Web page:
Charles Whyte: Champion swimmer and ‘professor’ of swimming
by Bob Davenport
On 16 September 1865 an unusual contest took place in the river Thames when the London Swimming Club offered a gold medal valued at £50 (equivalent to about £5,600 today) to whoever could swim the furthest ‘without touching anything, and without taking any stimulant or refreshment’. Fifteen swimmers took part, with ages ranging from 15 or 16 to 40 or more. ‘Stripped to their slight bathing drawers, which [were] retained for the sake of decency’, they started from Teddington Lock and dropped out one by one until at Mortlake only three were left in contention: E. Rowley, C. Whyte and W. Wood.
Whyte had a fine lead, and from his being in the habit of bathing all the year round in the Serpentine, and being considered capable of bearing cold, his chance was thought to be exceedingly good. Wood of Huddersfield, though far in the rear, was swimming strongly, and being by far the fattest of the competitors [he weighed 18 stone], had a great deal in his favour. Whyte, on the contrary, was exceedingly spare [about 9 stone], and therefore likely to suffer soonest from the long immersion. About half a mile on the Middlesex side of Strand-on-the-Green, Wood was seized with cramp and had to call for assistance, but before it could be rendered he went on again as gamely as ever. Before reaching the Railway Bridge at Barnes Whyte and Wood had the race to themselves; the former was far ahead, but when about half a mile on the Hammersmith side of the bridge his powers gave out and he was got ashore in a fainting condition after swimming between 7 and 8 miles, and being in the water 3 hours 20 minutes. Wood, who was still strong, came gallantly up, and after passing about 20 yards beyond where poor Whyte was being rubbed on the bank, was hailed by the referee as the winner.
Charles Whyte, who is buried in Islington Cemetery, was born in Marylebone on 31 July 1835, the son of William and Maria Whyte. William was a carpenter, and in the 1861–1901 censuses Charles gives his own profession as ‘Fret Cutter’ – i.e. he cut wood into ornamental designs with a fret saw. But he was also a professional in the relatively new field of recreational swimming.
From the 1830s, swimming in England developed from an activity practised by only a few individuals (mainly men) into a pastime in which millions of people took part. In 1828 St George’s Baths in Liverpool became the first indoor municipal swimming pool in England. In the late 1830s and early 1840s various London-based societies were formed to encourage swimming – notably, from 1836/7, the National Swimming Society, which organised races and offered some tuition and apparently in 1841 became the British Swimming Society, which aimed ‘to promote health, cleanliness, and the preservation of life by the practice of bathing and by teaching and encouraging the art of swimming’.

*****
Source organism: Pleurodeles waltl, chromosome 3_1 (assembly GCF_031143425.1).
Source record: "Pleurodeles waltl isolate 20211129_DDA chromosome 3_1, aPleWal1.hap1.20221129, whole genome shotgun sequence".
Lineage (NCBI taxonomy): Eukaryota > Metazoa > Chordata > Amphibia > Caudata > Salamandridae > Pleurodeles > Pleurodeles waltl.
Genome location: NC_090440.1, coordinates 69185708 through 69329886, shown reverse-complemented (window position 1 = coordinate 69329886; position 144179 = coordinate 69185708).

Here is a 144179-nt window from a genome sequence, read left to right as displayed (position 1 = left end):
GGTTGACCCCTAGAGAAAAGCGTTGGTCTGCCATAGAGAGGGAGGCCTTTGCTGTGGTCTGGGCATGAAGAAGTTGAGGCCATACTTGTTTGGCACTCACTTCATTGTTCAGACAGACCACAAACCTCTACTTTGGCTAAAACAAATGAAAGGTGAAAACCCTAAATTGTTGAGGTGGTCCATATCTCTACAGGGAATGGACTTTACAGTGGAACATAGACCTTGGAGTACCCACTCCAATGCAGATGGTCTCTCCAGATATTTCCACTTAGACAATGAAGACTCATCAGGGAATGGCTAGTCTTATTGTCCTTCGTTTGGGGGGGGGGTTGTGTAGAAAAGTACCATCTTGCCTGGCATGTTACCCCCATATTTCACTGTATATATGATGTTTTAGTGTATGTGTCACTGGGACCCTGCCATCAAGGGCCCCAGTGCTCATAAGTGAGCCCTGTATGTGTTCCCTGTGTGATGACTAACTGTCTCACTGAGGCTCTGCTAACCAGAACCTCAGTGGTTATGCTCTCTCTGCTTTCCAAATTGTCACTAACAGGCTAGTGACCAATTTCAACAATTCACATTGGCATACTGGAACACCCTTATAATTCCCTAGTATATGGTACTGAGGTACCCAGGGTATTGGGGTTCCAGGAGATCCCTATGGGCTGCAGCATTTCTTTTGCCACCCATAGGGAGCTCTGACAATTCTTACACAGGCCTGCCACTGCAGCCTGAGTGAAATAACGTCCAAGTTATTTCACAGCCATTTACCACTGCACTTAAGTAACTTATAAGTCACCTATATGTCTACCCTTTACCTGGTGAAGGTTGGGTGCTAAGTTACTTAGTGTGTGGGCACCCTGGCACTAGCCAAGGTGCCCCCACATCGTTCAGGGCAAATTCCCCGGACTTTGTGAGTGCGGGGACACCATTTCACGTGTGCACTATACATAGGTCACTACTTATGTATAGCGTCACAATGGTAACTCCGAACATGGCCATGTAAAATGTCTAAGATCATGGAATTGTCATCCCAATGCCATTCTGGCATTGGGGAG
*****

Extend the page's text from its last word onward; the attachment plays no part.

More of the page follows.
Swimming in the Serpentine was so common in the 1840s that the Royal Humane Society had boatmen stationed there to help those in difficulty in the water. The RHS estimated that over 8,000 people used the lake on very warm days in 1842 and 1843.
From 1846 the Baths and Washhouses Act allowed local authorities in England to establish indoor baths and washhouses, laundries and open bathing places, and often led to the building of ‘plunge baths’ which were used for swimming. An amendment to the act in 1878 permitted the construction of indoor swimming pools, and access to these at affordable prices enabled swimming to become much more widespread.
In the 1850s and ’60s many swimming clubs sprang up, at first in London and seaside towns, but later in almost every town of any size. Among those in London, the Elephant Club was based at the St Pancras Baths in King Street in Camden Town, where in the 1860s Whyte was the resident ‘professor’, or coach, advertising himself as ‘prepared at any hour of the day to teach pupils’. He also taught swimming at Harrow School, where the 500-yard-long ‘Duck Puddle’ had been excavated in 1810/11, though it was not until 1857 that swimming competitions were held in it, and until 1876 that a swimming test was introduced.
Whyte continued to swim competitively, and, two years after losing to Wood in the contest to swim the furthest, in September 1867 he was similarly unsuccessful in a 5-mile race from Battersea Bridge to London Bridge against Ephraim Goodwin for a prize of £20: he had to be helped from the water near Hungerford Bridge. ‘Some slight solations’ for his defeat were offered by a benefit held for him at the North London Baths a couple of weeks later. But he no doubt derived more satisfaction from a return match in the following year.